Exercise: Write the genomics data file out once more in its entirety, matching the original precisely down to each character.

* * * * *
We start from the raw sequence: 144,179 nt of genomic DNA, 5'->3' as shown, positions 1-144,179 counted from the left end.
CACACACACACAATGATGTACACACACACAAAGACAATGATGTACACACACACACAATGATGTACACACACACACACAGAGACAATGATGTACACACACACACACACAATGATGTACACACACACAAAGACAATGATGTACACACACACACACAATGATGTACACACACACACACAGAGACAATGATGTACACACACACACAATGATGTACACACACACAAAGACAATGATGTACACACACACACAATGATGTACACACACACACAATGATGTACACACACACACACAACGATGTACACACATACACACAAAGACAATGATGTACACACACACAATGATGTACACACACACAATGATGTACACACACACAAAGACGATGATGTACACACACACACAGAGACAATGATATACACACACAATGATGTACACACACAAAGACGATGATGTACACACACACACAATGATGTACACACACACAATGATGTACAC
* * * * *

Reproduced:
We start from the raw sequence: 144,179 nt of genomic DNA, 5'->3' as shown, positions 1-144,179 counted from the left end.
CACACACACACAATGATGTACACACACACAAAGACAATGATGTACACACACACACAATGATGTACACACACACACACAGAGACAATGATGTACACACACACACACACAATGATGTACACACACACAAAGACAATGATGTACACACACACACACAATGATGTACACACACACACACAGAGACAATGATGTACACACACACACAATGATGTACACACACACAAAGACAATGATGTACACACACACACAATGATGTACACACACACACAATGATGTACACACACACACACAACGATGTACACACATACACACAAAGACAATGATGTACACACACACAATGATGTACACACACACAATGATGTACACACACACAAAGACGATGATGTACACACACACACAGAGACAATGATATACACACACAATGATGTACACACACAAAGACGATGATGTACACACACACACAATGATGTACACACACACAATGATGTACAC